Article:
Our View: Straighten up and fly right

Sheriff's office, county should agree on usage of equipment

July 6, 2013 

BA Ceres Shooting 9

(BART AH YOU/bahyou@modbee.com) - A Ceres police officer was shot at twice this morning at a Ceres AM/PM store at Mittchell and Service roads Authorities are conducting a search for the suspect. The Stanislaus County Sheriff's helicopter seaches and offers support. February 2, 2011

BART AH YOU — Modesto Bee Buy Photo

One picture doesn't tell the whole picture. A video of the clearly marked Stanislaus County Sheriff's Department helicopter dropping golf balls on a Calaveras County course looks like a questionable use of government property.

The fact that the charity event raised money to help sixth graders from needy families go to outdoor education camp is an ameliorating factor, but still, the flight on May 15 appears to violate a county policy that prohibits the use of any county vehicle "for any purpose other than county business."

The bigger picture here is that Sheriff Adam Christianson regularly has offered flights aboard the department's helicopter as an auction item at nonprofit fund-raisers. The offer of a ride with air support — aka on the helicopter — specifies that the experience must be done as part of regularly scheduled patrol flight operations and is limited to adults, with safety and weight restrictions.

Christianson said he also has offered two other kinds of experiences as benefit auction items: 1. A ridealong with a deputy on patrol and 2. Lunch and a tour of jail facilities with the sheriff. Christianson said he pays for the meals out of his own pocket.

No doubt these offers have helped raise thousands of dollars for nonprofits like Rotary Clubs, Fatima Fest, Community Hospice and Make Dreams Real, a foundation dedicated to stimulating the minds of young people. It was the sponsor of the May golf tourney at Saddle Creek Resort in Copperopolis.

What we seem to have is a situation where the practices of the independently elected sheriff don't align with the policy made by the separately elected county supervisors.

We urge them to sit down and work out a policy that reflects reality or practices that follow the policy. Otherwise, it could put the county at financial risk — namely from the liability in case of a crash — and it opens the door to accusations, such as one that surfaced recently, that the sheriff only does these as favors for political contributors or those with clout.

We agree with the sheriff that there's a definite benefit to educating residents about the workings of law enforcement. It is one of the most interesting parts of local government — and most expensive, visible and widely misunderstood. Hence, ridealongs and jail tours are inherently worthwhile.

We don't agree with Christianson that the questions raised about the golf-ball drop were purely political, surfacing only because he already has two challengers in his 2014 re-election bid.

These days, taxpayers are skeptical of government spending and watching like hawks for any perceived waste of their money. And for many local residents, the last they heard about the Sheriff's Department helicopter was when it was grounded for all but the most serious emergencies because of the budget crisis several years ago. Christianson said the helicopter has been back in regular use for a couple of years. It is used several days each week, including for rescues in remote areas, crowded situations and for mapping marijuana grows.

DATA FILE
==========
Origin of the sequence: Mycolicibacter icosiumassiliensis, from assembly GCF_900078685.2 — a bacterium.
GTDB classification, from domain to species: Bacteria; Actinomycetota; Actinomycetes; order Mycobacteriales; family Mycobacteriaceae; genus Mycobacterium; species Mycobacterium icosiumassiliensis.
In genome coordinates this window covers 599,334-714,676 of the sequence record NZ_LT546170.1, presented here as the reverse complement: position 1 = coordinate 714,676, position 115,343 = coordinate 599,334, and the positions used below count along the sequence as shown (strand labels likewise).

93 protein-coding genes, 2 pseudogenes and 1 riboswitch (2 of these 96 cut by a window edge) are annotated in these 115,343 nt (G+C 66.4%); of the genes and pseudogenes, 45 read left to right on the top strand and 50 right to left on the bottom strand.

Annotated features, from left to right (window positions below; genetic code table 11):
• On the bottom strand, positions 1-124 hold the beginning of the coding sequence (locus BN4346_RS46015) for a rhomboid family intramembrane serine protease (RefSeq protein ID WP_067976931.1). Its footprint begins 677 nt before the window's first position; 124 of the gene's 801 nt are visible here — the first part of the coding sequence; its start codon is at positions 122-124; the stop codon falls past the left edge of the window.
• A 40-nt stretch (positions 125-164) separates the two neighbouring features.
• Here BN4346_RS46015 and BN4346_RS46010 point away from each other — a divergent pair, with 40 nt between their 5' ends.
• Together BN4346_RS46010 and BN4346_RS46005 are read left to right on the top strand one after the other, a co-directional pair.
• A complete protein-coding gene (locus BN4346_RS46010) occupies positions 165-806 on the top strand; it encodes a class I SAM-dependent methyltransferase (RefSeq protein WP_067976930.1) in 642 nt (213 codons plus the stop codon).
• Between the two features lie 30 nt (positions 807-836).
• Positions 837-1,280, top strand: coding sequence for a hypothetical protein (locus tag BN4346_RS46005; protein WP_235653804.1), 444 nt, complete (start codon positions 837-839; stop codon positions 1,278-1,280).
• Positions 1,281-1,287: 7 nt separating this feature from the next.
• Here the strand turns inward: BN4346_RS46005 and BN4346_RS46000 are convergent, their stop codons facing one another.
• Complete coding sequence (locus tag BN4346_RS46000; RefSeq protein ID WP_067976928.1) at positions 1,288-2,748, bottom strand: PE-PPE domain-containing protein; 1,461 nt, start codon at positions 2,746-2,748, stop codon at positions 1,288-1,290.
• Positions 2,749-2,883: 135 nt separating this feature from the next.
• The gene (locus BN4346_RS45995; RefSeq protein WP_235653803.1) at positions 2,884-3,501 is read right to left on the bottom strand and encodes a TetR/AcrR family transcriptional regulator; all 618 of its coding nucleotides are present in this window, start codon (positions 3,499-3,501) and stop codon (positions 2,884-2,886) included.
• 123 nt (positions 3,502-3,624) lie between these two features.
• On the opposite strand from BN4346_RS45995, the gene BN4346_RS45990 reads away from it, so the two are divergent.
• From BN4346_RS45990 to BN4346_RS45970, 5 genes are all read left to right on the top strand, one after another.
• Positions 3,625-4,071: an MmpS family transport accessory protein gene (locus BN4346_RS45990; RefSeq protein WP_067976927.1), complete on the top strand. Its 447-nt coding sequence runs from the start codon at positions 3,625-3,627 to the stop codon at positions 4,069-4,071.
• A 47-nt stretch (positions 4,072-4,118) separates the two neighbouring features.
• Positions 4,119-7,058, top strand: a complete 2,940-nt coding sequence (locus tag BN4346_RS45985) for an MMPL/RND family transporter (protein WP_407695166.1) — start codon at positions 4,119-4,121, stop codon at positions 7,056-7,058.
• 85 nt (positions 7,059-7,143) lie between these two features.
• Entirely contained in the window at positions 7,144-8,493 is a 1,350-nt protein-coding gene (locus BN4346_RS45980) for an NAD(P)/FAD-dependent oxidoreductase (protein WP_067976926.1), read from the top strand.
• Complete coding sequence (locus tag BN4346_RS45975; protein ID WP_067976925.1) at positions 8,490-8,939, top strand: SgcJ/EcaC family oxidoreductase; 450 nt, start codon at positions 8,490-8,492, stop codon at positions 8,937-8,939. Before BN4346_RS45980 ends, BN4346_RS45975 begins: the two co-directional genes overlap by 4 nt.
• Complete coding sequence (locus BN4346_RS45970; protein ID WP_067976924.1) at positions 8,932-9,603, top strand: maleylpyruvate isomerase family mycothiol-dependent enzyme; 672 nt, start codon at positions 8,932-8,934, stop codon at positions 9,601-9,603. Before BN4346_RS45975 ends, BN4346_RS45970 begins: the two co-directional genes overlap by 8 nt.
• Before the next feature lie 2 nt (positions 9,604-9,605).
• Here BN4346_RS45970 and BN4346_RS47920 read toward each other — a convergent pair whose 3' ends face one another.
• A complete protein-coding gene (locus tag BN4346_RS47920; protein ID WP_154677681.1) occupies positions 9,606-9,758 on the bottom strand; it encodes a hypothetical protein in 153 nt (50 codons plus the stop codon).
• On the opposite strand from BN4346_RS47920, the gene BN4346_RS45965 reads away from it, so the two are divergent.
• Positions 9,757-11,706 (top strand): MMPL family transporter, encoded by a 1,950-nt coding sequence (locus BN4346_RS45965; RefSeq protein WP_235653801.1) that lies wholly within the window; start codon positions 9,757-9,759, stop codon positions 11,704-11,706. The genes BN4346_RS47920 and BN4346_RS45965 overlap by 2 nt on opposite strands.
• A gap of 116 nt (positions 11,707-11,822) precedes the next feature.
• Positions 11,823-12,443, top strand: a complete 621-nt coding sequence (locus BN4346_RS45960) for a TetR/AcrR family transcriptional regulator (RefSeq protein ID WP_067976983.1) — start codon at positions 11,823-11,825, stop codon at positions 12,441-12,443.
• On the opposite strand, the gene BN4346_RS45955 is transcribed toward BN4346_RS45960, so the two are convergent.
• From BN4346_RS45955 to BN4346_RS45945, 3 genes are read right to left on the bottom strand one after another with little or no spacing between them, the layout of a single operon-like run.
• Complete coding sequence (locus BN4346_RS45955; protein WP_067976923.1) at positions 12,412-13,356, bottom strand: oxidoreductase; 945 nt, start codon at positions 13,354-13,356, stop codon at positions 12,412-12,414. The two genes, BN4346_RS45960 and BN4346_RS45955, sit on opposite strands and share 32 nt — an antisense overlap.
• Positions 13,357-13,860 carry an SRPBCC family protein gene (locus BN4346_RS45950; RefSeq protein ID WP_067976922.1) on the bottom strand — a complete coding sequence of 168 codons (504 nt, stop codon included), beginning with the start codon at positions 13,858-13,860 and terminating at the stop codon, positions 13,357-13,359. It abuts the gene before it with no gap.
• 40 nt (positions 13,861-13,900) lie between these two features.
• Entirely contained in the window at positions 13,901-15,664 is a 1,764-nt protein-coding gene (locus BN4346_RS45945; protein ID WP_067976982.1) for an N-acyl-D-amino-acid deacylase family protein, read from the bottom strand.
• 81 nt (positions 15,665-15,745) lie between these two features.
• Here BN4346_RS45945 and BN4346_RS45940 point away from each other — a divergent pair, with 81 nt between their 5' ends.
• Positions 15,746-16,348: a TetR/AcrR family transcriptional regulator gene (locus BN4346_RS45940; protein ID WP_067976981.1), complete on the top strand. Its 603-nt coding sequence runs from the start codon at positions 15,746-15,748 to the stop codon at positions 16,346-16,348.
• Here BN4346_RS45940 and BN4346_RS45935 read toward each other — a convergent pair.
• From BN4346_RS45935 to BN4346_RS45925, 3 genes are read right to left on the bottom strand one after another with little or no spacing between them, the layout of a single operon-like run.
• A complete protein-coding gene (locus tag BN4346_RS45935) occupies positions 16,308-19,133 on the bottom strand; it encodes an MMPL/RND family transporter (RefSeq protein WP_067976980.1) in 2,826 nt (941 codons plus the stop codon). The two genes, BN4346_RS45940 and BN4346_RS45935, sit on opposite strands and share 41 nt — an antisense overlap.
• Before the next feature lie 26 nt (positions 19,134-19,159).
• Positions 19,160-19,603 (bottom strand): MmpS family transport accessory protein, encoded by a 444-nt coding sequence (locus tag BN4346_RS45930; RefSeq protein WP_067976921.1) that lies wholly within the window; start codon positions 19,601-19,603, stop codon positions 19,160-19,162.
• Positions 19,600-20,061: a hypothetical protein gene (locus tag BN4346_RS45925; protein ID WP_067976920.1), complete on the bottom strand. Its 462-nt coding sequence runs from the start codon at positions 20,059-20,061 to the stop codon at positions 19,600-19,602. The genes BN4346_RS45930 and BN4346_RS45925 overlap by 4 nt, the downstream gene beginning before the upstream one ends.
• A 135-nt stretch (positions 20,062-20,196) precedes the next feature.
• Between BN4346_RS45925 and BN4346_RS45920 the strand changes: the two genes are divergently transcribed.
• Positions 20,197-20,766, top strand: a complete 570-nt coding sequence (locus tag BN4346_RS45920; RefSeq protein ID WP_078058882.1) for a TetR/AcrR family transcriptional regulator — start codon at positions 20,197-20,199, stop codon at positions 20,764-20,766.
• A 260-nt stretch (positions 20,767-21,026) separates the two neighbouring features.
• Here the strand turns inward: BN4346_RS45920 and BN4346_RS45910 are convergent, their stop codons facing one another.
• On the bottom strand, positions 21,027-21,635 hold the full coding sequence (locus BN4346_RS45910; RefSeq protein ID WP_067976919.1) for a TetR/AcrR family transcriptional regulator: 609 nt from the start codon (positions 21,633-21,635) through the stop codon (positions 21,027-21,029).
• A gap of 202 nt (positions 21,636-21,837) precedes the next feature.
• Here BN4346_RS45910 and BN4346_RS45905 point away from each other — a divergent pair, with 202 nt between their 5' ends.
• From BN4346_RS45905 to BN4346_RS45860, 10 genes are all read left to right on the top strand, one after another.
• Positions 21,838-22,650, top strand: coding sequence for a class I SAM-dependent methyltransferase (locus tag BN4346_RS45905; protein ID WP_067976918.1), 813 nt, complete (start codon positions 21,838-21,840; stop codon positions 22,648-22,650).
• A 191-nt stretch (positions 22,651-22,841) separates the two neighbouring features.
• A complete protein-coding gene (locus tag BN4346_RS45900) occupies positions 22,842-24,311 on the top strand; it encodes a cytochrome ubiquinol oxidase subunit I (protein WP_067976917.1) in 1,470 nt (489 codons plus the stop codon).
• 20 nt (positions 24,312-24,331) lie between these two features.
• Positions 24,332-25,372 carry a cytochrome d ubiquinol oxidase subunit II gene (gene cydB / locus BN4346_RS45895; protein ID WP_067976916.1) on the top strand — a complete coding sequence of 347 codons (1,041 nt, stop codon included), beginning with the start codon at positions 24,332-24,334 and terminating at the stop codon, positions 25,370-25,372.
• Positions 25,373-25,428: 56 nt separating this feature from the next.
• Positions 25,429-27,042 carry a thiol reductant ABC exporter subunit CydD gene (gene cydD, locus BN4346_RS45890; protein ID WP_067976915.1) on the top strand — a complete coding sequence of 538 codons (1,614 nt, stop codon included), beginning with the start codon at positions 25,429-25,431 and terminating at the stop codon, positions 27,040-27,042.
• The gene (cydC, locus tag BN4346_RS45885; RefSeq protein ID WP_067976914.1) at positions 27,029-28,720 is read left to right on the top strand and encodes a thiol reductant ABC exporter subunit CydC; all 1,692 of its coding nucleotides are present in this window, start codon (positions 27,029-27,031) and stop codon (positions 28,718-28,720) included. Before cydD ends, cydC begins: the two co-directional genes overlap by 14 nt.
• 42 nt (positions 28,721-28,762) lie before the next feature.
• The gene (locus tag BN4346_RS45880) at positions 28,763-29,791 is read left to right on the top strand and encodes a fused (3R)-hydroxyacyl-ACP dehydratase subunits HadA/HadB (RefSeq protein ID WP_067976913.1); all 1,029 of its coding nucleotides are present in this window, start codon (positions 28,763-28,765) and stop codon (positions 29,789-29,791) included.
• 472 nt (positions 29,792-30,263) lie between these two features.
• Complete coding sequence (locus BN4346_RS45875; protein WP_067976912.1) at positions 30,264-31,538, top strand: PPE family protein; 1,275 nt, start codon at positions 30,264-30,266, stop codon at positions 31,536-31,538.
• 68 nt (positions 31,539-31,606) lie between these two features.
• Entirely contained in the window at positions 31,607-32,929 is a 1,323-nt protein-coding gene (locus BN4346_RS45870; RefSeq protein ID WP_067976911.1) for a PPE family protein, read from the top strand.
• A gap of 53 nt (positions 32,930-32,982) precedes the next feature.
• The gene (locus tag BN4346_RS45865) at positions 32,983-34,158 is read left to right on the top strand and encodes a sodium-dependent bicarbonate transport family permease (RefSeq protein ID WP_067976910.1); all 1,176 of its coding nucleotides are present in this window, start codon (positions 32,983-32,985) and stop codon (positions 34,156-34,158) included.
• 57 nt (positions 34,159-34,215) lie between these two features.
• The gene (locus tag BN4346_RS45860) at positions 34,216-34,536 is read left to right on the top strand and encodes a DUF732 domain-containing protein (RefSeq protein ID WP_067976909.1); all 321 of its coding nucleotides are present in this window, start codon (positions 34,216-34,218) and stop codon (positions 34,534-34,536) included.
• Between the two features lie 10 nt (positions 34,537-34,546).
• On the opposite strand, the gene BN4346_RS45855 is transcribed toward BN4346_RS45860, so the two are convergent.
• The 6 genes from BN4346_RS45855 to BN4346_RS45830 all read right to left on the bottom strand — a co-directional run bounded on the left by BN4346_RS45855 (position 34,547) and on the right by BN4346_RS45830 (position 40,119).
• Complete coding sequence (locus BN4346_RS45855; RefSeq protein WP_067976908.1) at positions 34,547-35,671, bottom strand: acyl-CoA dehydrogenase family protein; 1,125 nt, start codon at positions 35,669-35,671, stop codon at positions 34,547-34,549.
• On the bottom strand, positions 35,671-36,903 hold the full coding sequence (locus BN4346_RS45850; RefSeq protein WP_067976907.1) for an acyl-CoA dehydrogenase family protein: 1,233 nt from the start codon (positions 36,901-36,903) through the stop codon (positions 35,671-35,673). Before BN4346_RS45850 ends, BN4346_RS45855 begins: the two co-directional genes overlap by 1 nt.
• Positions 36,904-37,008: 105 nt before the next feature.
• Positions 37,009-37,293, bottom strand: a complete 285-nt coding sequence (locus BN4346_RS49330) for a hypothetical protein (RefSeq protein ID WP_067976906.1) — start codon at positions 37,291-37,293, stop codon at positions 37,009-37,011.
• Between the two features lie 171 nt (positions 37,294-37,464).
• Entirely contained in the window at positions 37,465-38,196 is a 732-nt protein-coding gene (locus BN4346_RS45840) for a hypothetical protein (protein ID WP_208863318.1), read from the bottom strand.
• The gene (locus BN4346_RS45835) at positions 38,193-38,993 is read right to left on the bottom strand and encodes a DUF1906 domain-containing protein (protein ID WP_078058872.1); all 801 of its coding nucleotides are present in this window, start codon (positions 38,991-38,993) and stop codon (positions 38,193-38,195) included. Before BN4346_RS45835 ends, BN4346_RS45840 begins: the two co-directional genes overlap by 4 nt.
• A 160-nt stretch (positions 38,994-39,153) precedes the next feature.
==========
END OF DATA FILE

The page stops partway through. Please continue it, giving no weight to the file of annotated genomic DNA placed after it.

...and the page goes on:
The Board of Supervisors wrote the Sheriff's Department aircraft — it also has a Cessna — into the county vehicle policy in 2005, in the wake of two separate uproars.

First was the discovery that in 2000, under then-Sheriff Les Weidman, the helicopter had been used to ferry wine and glasses from a hilltop winery at Diablo Grande to the country club, where there was a meeting of the California State Sheriff's Association. Christianson was not involved in that incident.

Then there was a flap after learning that local officers were posing for catalog photographs for 5.11 Tactical. Christianson, then a lieutenant who oversaw the Air Support Unit, was criticized for an email telling deputies to show up for the photo shoot.

Christianson said he thinks the tightened vehicle policy "was born from petty politics." He doesn't think he's flagrantly thumbing his nose at it, but says he respectfully disagrees with it and believes it should be abolished.

We think there's some middle ground here that would serve everyone well. The sheriff and county supervisors should establish a vehicle policy that:

• Recognizes the educational value of ridealongs, whether on the road or in the air.

• Provides an annual recap of the ridealongs that the Sheriff's Department provides. Since everyone has to sign a waiver, this would not be a bookkeeping burden.

• Assures consistency and fairness in what types of nonprofits are eligible for ridealongs offered as benefit auction items. Also, specify that they are available free, without any expectation of a donation to any groups associated with the Sheriff's Department.

• Errs on the side of transparency in the expenses associated with the Sheriff's Department's helicopter and airplane, which are two useful tools that generally improve public safety.

The policy should address the big picture.

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